Lots of commentary these days on the need for spending on infrastructure. Here’s one.
But they all say more or less the same thing: we’re falling behind, and it’s going to be expensive. Upgrading water and sewer lines, fixing bridges, extending broadband service – all familiar stuff.
And while I’m sceptical about the numbers (prepared by those most likely to benefit), I have no doubt that it’s more than we’ve been budgeting. But something is missing from the litany. Namely, that the bill is coming due for the cost of sprawl.
We have been blessed, these past two or three generations, by a combination of circumstances that have made possible the most comfortable and affluent way of life human beings have been fortunate enough to experience – at least those of us in this part of the world.
After World War II, in particular, we were able to access vast quantities of land, water, energy, money and technology, sufficent to build our urban regions at a scale never previously seen at a price that made the single-family house and automobile accessible to the average working person.
So good were we at building the suburbs (and let’s give government credit for providing in abundance the essential ingredients), that we assumed we could emphasize growth and expansion over maintenance and reinvestment.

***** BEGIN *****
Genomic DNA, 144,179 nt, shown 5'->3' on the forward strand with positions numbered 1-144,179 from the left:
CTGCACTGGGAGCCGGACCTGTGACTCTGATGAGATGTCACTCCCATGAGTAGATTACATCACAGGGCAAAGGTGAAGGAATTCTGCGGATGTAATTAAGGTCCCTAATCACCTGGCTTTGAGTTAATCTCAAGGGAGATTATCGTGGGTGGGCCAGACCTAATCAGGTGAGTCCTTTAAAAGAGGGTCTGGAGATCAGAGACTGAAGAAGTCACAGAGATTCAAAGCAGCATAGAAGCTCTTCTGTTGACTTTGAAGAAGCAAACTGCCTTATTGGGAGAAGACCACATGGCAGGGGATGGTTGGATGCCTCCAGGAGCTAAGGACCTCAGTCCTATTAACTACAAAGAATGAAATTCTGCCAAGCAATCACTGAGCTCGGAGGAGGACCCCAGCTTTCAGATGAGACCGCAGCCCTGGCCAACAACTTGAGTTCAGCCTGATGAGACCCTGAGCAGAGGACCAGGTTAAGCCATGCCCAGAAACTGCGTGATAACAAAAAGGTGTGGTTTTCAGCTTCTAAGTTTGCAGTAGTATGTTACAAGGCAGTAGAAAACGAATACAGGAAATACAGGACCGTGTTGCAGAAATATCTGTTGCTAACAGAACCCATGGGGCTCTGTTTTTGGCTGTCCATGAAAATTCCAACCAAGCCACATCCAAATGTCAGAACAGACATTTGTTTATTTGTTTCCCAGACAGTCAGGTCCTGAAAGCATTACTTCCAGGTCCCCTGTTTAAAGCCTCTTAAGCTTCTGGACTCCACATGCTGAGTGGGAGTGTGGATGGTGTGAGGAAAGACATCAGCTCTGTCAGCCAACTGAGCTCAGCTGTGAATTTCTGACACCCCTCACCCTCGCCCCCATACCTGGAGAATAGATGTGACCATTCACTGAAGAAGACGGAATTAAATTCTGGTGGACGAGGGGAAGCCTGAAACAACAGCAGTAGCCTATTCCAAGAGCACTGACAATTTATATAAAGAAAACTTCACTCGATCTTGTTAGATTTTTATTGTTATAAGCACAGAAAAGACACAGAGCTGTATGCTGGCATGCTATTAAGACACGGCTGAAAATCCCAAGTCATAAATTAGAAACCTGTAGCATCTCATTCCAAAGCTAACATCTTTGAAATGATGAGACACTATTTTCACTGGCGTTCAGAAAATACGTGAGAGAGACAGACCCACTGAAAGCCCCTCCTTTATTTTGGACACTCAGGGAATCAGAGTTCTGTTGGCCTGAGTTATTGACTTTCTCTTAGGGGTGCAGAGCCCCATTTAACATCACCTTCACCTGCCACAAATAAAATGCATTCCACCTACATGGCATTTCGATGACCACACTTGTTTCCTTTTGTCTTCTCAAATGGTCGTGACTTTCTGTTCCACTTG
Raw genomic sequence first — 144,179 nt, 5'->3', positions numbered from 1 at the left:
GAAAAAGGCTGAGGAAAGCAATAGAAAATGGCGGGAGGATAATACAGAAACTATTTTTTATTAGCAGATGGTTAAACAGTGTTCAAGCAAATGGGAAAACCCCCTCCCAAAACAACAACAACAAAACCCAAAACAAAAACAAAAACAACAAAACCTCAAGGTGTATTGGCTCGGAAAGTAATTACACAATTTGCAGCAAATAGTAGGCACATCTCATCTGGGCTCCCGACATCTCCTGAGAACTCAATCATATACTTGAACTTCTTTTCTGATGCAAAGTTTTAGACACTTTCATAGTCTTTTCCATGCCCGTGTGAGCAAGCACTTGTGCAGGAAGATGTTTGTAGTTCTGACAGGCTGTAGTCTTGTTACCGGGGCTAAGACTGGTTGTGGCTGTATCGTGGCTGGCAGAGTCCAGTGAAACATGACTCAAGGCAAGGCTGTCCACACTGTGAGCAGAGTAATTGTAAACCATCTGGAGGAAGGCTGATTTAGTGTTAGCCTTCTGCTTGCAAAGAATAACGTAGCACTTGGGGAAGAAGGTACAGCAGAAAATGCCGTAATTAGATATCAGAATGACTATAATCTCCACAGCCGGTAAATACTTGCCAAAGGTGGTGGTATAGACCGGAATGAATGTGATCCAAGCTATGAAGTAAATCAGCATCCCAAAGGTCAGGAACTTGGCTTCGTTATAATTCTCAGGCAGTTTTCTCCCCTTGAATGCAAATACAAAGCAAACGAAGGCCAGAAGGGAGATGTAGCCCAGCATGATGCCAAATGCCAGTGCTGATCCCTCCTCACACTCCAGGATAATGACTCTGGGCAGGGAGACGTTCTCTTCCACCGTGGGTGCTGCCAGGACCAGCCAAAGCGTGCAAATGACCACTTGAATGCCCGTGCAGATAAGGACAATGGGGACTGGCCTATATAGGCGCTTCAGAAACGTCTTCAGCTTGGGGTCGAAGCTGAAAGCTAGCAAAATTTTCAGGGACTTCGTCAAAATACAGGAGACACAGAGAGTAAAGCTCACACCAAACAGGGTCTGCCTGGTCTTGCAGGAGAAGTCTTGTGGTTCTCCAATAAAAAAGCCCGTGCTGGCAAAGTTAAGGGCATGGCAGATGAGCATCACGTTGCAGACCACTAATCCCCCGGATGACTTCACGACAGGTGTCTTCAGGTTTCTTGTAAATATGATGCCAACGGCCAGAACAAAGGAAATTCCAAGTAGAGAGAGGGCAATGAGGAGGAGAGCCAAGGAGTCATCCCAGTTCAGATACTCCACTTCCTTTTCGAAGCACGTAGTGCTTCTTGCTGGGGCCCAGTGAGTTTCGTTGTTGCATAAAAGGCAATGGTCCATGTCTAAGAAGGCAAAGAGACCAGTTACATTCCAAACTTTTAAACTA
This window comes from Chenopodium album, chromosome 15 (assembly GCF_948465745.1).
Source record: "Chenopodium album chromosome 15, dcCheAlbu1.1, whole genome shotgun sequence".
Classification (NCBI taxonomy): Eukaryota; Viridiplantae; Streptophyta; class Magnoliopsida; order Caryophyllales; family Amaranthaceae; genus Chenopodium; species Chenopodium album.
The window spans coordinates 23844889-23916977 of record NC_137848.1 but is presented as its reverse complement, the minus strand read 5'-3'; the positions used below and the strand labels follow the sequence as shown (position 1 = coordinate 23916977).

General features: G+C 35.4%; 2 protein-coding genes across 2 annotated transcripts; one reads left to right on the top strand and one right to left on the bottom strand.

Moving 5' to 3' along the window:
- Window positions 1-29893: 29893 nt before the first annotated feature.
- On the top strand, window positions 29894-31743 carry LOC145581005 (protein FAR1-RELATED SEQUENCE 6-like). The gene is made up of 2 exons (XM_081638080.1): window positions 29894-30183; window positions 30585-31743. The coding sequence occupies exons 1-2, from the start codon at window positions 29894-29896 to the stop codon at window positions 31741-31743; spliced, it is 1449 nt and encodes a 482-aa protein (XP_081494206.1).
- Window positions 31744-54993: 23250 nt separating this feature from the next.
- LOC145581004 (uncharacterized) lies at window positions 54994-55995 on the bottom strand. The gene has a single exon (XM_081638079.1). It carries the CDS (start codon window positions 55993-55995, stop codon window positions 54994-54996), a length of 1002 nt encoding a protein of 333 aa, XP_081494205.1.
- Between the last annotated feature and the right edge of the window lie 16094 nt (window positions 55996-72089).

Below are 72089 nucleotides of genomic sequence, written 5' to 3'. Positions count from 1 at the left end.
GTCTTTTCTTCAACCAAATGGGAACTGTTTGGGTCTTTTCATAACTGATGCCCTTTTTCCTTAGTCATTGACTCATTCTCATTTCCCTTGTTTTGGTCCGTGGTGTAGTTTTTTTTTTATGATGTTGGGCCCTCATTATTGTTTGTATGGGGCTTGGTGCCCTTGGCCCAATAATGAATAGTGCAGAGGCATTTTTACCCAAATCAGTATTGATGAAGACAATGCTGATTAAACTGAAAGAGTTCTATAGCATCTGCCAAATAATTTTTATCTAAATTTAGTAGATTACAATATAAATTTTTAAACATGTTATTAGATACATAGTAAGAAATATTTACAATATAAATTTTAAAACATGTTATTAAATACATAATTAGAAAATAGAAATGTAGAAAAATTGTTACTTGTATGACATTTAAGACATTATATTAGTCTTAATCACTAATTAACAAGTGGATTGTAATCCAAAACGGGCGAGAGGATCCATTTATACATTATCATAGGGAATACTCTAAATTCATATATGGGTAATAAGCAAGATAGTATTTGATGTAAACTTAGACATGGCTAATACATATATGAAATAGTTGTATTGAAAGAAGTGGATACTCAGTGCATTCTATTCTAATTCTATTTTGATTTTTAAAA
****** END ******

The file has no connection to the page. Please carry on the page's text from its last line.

I should note, as someone who sat on a city council, that in fact municipalities in B.C. are pretty good at maintenance: we replace, for instance, one percent of our sewer and water lines every year, and incorporate those expenditures into our capital plans.
Nonetheless, we have probably overbuilt what we are able to afford, at least in the current circumstances. So should we now borrow even more money to finance sprawl-inducing infrastructure in order to use up even more extravagantly the land, water and energy which are still the essentials for civilization?
Of course, that’s not the way the question will be asked.